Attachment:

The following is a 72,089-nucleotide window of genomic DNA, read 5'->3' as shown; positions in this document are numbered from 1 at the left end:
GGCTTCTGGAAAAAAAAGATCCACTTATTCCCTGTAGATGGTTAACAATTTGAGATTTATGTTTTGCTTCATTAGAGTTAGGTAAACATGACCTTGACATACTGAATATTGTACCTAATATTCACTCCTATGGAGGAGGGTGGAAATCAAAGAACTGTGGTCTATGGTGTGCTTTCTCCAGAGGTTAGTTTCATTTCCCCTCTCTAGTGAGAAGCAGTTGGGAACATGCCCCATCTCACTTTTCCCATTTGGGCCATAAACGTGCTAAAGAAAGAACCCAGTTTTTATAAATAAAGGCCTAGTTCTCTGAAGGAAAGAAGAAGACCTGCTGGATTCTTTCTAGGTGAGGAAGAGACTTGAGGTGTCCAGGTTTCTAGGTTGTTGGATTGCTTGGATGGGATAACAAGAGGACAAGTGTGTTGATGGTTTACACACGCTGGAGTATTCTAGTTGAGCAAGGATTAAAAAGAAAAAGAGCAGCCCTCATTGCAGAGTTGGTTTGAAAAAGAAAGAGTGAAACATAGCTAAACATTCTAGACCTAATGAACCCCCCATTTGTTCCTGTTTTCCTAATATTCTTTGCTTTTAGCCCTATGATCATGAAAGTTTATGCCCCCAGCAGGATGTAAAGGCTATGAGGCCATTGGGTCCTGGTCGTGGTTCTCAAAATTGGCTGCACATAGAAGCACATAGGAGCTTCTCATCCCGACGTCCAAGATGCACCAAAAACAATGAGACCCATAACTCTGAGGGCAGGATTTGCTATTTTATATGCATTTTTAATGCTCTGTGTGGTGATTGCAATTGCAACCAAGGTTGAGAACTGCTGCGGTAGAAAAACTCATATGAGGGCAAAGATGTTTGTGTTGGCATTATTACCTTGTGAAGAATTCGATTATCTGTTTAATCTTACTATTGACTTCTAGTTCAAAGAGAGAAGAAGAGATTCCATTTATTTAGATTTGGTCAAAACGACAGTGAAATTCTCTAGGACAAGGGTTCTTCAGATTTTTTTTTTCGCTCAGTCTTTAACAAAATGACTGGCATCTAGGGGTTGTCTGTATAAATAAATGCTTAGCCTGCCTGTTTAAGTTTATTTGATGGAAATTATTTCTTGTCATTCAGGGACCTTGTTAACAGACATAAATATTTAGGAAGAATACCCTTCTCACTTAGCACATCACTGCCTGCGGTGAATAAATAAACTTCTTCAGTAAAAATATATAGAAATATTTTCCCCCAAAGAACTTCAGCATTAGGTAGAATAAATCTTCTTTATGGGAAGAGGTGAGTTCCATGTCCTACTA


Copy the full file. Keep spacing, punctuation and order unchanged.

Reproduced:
The following is a 72,089-nucleotide window of genomic DNA, read 5'->3' as shown; positions in this document are numbered from 1 at the left end:
GGCTTCTGGAAAAAAAAGATCCACTTATTCCCTGTAGATGGTTAACAATTTGAGATTTATGTTTTGCTTCATTAGAGTTAGGTAAACATGACCTTGACATACTGAATATTGTACCTAATATTCACTCCTATGGAGGAGGGTGGAAATCAAAGAACTGTGGTCTATGGTGTGCTTTCTCCAGAGGTTAGTTTCATTTCCCCTCTCTAGTGAGAAGCAGTTGGGAACATGCCCCATCTCACTTTTCCCATTTGGGCCATAAACGTGCTAAAGAAAGAACCCAGTTTTTATAAATAAAGGCCTAGTTCTCTGAAGGAAAGAAGAAGACCTGCTGGATTCTTTCTAGGTGAGGAAGAGACTTGAGGTGTCCAGGTTTCTAGGTTGTTGGATTGCTTGGATGGGATAACAAGAGGACAAGTGTGTTGATGGTTTACACACGCTGGAGTATTCTAGTTGAGCAAGGATTAAAAAGAAAAAGAGCAGCCCTCATTGCAGAGTTGGTTTGAAAAAGAAAGAGTGAAACATAGCTAAACATTCTAGACCTAATGAACCCCCCATTTGTTCCTGTTTTCCTAATATTCTTTGCTTTTAGCCCTATGATCATGAAAGTTTATGCCCCCAGCAGGATGTAAAGGCTATGAGGCCATTGGGTCCTGGTCGTGGTTCTCAAAATTGGCTGCACATAGAAGCACATAGGAGCTTCTCATCCCGACGTCCAAGATGCACCAAAAACAATGAGACCCATAACTCTGAGGGCAGGATTTGCTATTTTATATGCATTTTTAATGCTCTGTGTGGTGATTGCAATTGCAACCAAGGTTGAGAACTGCTGCGGTAGAAAAACTCATATGAGGGCAAAGATGTTTGTGTTGGCATTATTACCTTGTGAAGAATTCGATTATCTGTTTAATCTTACTATTGACTTCTAGTTCAAAGAGAGAAGAAGAGATTCCATTTATTTAGATTTGGTCAAAACGACAGTGAAATTCTCTAGGACAAGGGTTCTTCAGATTTTTTTTTTCGCTCAGTCTTTAACAAAATGACTGGCATCTAGGGGTTGTCTGTATAAATAAATGCTTAGCCTGCCTGTTTAAGTTTATTTGATGGAAATTATTTCTTGTCATTCAGGGACCTTGTTAACAGACATAAATATTTAGGAAGAATACCCTTCTCACTTAGCACATCACTGCCTGCGGTGAATAAATAAACTTCTTCAGTAAAAATATATAGAAATATTTTCCCCCAAAGAACTTCAGCATTAGGTAGAATAAATCTTCTTTATGGGAAGAGGTGAGTTCCATGTCCTACTA